This section is from the book "The Law Of Contracts", by William Herbert Page. Also available from Amazon: Commercial Contracts: A Practical Guide to Deals, Contracts, Agreements and Promises.
This section of the statute includes sale proper, that is, transfer of the title to personalty in consideration of a price in money.1 It also includes barter, or conveyance of the title to personalty in consideration of a conveyance, in return, of title to other personalty.2 A contract to transfer the title to certain goods in payment of an antecedent debt is held to be a sale within the meaning of this section.3 Other contracts for paying a debt by transferring personalty have been held not to be within the statute. Thus a contract of employment by the terms of which the employee was to be paid partly in cash and partly in corporation stock is not a sale of such stock within the meaning of this section.4
13 See Sec. 676.
14Packet Co. v. Sickles, 5 Wall. (U. S.) 580; Wilkinson v. Heaven-rich. 58 Mich. 574; 55 Am. Rep. 708; Cowles v. Warner, 26 N. W.
139; 22 Minn. 449; Blanding v. Sargent, 33 N. H. 239.
1 English Statutes. Revised Edition. (By authority) I, 777.
A contract which does not attempt to pass title to a chattel from one of the contracting parties to the other, or to provide for passing such title, is not a contract of sale. Thus a contract between a debtor and his attaching creditor, by which the creditor agrees to account to the debtor for the cost price of the goods sold, no matter what the selling price might be, and to credit him with all sums received on book accounts;5 or a contract between two judgment-creditors that the property should be sold on execution issued on one of the judgments,6 are none of them within the statute.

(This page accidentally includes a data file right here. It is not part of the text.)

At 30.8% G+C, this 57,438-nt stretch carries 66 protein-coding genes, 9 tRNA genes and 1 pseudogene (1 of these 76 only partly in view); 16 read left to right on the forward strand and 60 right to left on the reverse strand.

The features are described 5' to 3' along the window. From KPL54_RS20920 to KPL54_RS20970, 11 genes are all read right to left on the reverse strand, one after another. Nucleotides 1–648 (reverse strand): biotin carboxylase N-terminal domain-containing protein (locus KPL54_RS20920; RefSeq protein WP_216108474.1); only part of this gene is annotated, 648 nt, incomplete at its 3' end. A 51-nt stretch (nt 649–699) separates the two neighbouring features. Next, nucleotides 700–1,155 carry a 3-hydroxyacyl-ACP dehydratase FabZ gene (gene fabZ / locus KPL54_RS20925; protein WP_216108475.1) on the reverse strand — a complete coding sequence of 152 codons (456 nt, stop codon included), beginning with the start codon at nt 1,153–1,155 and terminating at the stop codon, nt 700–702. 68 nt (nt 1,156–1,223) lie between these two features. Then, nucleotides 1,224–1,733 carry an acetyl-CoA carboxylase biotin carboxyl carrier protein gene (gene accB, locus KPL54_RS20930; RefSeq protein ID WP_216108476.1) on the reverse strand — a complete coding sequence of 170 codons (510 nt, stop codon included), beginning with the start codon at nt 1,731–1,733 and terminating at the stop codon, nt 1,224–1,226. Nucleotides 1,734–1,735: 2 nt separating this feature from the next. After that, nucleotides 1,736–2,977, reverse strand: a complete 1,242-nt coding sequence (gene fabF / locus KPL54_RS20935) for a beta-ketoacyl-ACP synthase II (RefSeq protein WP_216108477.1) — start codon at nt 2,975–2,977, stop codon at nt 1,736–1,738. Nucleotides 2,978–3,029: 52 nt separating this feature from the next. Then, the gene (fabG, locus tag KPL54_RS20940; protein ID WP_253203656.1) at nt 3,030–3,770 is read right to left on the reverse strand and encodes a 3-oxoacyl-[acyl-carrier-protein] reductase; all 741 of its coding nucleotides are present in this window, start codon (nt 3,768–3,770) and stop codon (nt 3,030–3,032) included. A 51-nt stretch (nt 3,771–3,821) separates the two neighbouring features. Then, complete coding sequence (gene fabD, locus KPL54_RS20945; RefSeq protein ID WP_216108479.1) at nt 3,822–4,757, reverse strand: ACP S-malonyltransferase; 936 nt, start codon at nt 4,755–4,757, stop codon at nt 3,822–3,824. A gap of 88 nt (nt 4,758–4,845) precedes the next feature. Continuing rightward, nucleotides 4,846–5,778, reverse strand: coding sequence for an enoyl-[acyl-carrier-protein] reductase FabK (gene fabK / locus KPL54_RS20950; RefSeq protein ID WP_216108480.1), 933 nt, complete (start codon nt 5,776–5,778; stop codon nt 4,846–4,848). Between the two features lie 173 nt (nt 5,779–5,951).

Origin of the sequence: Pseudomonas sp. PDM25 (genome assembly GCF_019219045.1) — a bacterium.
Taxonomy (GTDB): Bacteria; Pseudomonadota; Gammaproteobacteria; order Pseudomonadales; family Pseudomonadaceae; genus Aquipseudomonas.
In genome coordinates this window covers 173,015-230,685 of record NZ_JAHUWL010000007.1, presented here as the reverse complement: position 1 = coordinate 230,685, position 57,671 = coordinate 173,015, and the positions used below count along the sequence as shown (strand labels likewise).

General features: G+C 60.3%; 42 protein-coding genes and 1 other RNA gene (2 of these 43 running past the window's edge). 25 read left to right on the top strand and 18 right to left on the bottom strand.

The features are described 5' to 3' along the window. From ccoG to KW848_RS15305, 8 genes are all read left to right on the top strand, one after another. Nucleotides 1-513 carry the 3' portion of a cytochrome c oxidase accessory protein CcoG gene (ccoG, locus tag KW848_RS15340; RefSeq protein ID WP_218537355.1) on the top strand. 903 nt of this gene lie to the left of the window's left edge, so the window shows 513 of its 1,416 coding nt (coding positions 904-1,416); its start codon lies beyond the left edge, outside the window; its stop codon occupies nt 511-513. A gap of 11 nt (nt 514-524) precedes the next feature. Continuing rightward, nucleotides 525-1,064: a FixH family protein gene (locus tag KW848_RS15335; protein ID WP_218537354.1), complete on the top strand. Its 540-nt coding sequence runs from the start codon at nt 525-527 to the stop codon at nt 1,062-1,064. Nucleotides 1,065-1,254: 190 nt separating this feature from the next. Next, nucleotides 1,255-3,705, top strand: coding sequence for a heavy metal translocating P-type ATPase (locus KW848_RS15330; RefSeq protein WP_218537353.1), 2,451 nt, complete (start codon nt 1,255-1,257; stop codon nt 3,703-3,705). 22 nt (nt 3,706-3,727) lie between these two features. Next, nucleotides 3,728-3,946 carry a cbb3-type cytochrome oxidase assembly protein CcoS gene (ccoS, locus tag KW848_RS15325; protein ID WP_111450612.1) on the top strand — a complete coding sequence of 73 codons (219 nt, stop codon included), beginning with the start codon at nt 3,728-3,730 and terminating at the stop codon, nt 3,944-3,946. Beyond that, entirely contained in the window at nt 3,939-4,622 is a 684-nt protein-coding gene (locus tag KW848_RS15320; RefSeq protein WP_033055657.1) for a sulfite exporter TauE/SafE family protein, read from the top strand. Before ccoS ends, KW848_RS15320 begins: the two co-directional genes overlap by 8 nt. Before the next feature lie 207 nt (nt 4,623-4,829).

A contract to give a chattel mortgage has been held not to be within the statute.7 So a contract to extend the time of paying the mortgage debt, even after foreclosure, is not within the statute.8 A clause in the original contract of sale providing for a rescission of the contract upon the happening of some event, the original vendor agreeing to take back the goods and refund the purchase-money, is not a sale within this section.9 A subsequent rescission of an executed contract of sale has been held not to be a sale. Thus where A sold and delivered to a firm of which he was a member, goods for which he was not paid, a subsequent oral contract of rescission as part of the contract of dissolution was held not within the statute.10 If, instead of a contract for rescission, the agreement is one for a re-sale, it is of course within the statute.11
1 Stewart v. Cook, 118 Ga. 541; 45 S. E. 398.
2 Raymond v. Colton, 104 Fed. 219; 43 C. C. A. 501; Kuhns V. Gates, 92 Ind. 66; Dowling v. Mc-Kenney, 124 Mass. 478; Gorman v. Brossard, 120 Mich. 611; 79 N. W. 903; Harris Photographic Supply Co. v. Fisher, 81 Mich. 136; 45 N. W. 661; Ash v. Aldrich, 67 N. H. 581; 39 Atl. 442.
3 Norton v. Davison (1899), 1 Q. B. 401; Galbraith v. Holmes, 15 Ind. App. 34; 43 N. E. 575; Gorman v. Brossard, 120 Mich. 611; 79 N. W. 903; Brabin v. Hyde, 32 N. Y. 519; Milos v. Covacevich, 40 Or. 239; 66
Pac. 914; Norwegian Plow Co. v. Hawthorn, 71 Wis. 529; 37 N. W. 825. Whether the agreement to apply the price of the goods to the debt amounts to a part payment or not is another question. See Sec. 706.
4 Spinney v. Hill, 81 Minn. 316; 84 N. W. 116.
5 Jacobs Sultan Co. v. Mercantile Co., 17 Mont. 61; 42 Pac. 109;
6Mygatt v. Tarbell, 78 Wis. 351; 47 N. W. 618.
7 Bates v. Wiggin, 37 Kan. 44; 1 Am. St. Rep. 234; 14 Pac. 442; Sparks v. Wilson, 22 Neb. 112; 34 N. W. 111.
Executory contracts of sale, in which the title is not to pass till some future time, were held by the early English authorities not to be within the statute.12 This view has been abandoned in England13 and has never been entertained in the United States. The statute is held here to include executory contracts of sale as well as executed contracts.14